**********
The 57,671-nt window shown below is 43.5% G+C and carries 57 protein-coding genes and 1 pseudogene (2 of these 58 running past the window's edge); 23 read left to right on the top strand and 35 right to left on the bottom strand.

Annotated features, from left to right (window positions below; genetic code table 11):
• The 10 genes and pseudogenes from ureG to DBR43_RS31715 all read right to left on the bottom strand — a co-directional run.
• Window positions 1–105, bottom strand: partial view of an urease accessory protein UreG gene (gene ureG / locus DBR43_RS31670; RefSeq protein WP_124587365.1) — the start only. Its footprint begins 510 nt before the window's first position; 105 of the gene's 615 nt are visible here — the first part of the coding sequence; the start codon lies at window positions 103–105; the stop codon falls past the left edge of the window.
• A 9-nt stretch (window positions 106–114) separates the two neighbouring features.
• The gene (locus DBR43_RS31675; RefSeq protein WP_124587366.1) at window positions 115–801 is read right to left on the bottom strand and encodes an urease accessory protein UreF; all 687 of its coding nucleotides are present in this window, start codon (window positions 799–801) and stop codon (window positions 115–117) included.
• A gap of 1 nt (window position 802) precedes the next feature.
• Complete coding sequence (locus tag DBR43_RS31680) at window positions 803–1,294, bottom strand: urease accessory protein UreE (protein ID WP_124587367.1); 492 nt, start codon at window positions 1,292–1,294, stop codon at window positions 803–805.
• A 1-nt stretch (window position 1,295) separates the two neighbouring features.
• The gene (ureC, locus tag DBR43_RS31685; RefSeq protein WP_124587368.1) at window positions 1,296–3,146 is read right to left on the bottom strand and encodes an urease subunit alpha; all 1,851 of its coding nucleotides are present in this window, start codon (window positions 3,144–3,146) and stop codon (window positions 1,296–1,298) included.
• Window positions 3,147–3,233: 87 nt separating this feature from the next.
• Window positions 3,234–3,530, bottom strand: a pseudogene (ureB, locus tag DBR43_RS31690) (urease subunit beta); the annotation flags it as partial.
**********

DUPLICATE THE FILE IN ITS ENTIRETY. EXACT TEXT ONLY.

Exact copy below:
The 57,671-nt window shown below is 43.5% G+C and carries 57 protein-coding genes and 1 pseudogene (2 of these 58 running past the window's edge); 23 read left to right on the top strand and 35 right to left on the bottom strand.

Annotated features, from left to right (window positions below; genetic code table 11):
• The 10 genes and pseudogenes from ureG to DBR43_RS31715 all read right to left on the bottom strand — a co-directional run.
• Window positions 1–105, bottom strand: partial view of an urease accessory protein UreG gene (gene ureG / locus DBR43_RS31670; RefSeq protein WP_124587365.1) — the start only. Its footprint begins 510 nt before the window's first position; 105 of the gene's 615 nt are visible here — the first part of the coding sequence; the start codon lies at window positions 103–105; the stop codon falls past the left edge of the window.
• A 9-nt stretch (window positions 106–114) separates the two neighbouring features.
• The gene (locus DBR43_RS31675; RefSeq protein WP_124587366.1) at window positions 115–801 is read right to left on the bottom strand and encodes an urease accessory protein UreF; all 687 of its coding nucleotides are present in this window, start codon (window positions 799–801) and stop codon (window positions 115–117) included.
• A gap of 1 nt (window position 802) precedes the next feature.
• Complete coding sequence (locus tag DBR43_RS31680) at window positions 803–1,294, bottom strand: urease accessory protein UreE (protein ID WP_124587367.1); 492 nt, start codon at window positions 1,292–1,294, stop codon at window positions 803–805.
• A 1-nt stretch (window position 1,295) separates the two neighbouring features.
• The gene (ureC, locus tag DBR43_RS31685; RefSeq protein WP_124587368.1) at window positions 1,296–3,146 is read right to left on the bottom strand and encodes an urease subunit alpha; all 1,851 of its coding nucleotides are present in this window, start codon (window positions 3,144–3,146) and stop codon (window positions 1,296–1,298) included.
• Window positions 3,147–3,233: 87 nt separating this feature from the next.
• Window positions 3,234–3,530, bottom strand: a pseudogene (ureB, locus tag DBR43_RS31690) (urease subunit beta); the annotation flags it as partial.